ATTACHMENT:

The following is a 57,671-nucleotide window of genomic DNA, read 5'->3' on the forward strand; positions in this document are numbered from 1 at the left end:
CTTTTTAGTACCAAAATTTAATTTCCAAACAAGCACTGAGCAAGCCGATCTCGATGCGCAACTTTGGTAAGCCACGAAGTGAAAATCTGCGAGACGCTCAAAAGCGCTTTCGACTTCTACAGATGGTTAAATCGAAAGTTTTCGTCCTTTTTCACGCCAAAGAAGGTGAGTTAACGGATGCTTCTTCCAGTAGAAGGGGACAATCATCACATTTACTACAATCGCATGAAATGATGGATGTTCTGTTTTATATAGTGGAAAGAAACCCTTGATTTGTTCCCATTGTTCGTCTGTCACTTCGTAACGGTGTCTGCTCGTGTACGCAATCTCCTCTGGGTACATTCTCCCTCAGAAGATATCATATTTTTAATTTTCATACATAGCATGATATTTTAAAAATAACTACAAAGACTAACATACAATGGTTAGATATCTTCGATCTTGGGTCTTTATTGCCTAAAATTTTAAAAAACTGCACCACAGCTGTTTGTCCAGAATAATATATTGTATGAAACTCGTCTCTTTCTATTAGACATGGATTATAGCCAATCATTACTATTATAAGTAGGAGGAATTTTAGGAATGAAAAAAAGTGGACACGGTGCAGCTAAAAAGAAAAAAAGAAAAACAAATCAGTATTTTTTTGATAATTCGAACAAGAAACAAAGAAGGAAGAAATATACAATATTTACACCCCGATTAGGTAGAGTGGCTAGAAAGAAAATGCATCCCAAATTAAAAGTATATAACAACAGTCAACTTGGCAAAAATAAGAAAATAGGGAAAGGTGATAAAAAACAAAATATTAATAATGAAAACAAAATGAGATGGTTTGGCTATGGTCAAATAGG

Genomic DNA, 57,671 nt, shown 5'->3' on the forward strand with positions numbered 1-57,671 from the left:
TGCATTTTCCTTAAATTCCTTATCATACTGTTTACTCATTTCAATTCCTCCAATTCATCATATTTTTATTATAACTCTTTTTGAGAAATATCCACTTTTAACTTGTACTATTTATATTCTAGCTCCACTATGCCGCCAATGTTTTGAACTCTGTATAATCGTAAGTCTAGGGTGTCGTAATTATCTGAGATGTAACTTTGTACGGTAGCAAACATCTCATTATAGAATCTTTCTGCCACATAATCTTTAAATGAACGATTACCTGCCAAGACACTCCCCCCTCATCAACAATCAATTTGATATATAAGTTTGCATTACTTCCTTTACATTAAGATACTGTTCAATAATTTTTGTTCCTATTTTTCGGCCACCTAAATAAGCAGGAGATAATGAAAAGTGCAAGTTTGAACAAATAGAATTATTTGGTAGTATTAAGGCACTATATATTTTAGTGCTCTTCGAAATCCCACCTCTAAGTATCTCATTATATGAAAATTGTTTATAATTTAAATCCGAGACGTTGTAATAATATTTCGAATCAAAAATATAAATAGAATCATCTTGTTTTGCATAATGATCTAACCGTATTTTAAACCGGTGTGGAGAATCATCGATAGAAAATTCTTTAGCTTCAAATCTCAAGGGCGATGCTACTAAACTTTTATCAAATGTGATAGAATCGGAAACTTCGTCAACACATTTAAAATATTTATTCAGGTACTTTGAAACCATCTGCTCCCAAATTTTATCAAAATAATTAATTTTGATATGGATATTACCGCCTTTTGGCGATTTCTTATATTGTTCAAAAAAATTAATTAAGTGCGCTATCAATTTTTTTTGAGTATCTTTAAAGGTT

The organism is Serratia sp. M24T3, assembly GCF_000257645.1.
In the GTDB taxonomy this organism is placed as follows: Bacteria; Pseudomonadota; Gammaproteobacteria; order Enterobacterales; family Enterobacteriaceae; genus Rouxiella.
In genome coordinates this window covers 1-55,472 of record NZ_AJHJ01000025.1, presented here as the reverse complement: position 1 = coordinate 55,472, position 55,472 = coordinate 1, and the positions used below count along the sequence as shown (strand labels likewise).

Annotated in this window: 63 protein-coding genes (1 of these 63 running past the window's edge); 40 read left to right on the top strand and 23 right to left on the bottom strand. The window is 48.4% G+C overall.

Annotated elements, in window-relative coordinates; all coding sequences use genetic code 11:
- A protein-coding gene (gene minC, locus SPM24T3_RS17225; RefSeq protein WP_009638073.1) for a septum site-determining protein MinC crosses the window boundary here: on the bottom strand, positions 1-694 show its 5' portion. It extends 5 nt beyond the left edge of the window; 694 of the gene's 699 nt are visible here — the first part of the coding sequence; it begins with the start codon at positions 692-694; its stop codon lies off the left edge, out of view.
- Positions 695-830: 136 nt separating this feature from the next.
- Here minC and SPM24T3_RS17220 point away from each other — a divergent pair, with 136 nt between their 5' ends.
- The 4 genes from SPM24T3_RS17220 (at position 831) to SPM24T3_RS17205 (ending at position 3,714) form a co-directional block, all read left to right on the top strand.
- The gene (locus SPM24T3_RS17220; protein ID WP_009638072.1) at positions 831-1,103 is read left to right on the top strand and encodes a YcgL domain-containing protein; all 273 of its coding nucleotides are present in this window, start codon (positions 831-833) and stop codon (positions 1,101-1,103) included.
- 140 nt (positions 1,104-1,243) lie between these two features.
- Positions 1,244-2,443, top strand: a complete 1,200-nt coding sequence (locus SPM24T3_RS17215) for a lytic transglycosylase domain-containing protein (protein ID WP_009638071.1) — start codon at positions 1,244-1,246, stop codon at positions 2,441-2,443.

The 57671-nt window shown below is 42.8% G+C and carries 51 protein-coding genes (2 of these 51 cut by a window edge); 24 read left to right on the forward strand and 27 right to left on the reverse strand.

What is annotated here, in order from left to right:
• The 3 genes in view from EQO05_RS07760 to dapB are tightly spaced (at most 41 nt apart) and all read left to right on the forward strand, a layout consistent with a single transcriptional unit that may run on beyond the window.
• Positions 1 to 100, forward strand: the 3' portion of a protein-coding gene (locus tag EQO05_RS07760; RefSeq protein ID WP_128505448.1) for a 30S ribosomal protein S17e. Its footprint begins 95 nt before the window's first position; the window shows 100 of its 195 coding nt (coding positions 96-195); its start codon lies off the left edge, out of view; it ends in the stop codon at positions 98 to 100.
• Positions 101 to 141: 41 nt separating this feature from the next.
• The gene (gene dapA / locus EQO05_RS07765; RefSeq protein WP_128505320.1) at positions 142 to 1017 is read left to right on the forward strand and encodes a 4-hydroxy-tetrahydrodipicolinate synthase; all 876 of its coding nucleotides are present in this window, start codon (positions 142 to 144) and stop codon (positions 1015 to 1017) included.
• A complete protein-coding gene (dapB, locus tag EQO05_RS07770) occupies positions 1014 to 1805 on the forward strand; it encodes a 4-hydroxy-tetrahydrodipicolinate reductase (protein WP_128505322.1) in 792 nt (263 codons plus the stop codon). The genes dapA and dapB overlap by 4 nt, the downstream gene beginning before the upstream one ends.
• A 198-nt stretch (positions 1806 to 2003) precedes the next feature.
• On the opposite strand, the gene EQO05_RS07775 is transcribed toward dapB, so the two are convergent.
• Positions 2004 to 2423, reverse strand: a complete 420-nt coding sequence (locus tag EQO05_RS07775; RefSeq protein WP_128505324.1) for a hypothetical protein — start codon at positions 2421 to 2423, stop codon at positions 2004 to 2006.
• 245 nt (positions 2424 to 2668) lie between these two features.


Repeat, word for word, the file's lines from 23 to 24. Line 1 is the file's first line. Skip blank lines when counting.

• A complete protein-coding gene (dapB, locus tag EQO05_RS07770) occupies positions 1014 to 1805 on the forward strand; it encodes a 4-hydroxy-tetrahydrodipicolinate reductase (protein WP_128505322.1) in 792 nt (263 codons plus the stop codon). The genes dapA and dapB overlap by 4 nt, the downstream gene beginning before the upstream one ends.
• A 198-nt stretch (positions 1806 to 2003) precedes the next feature.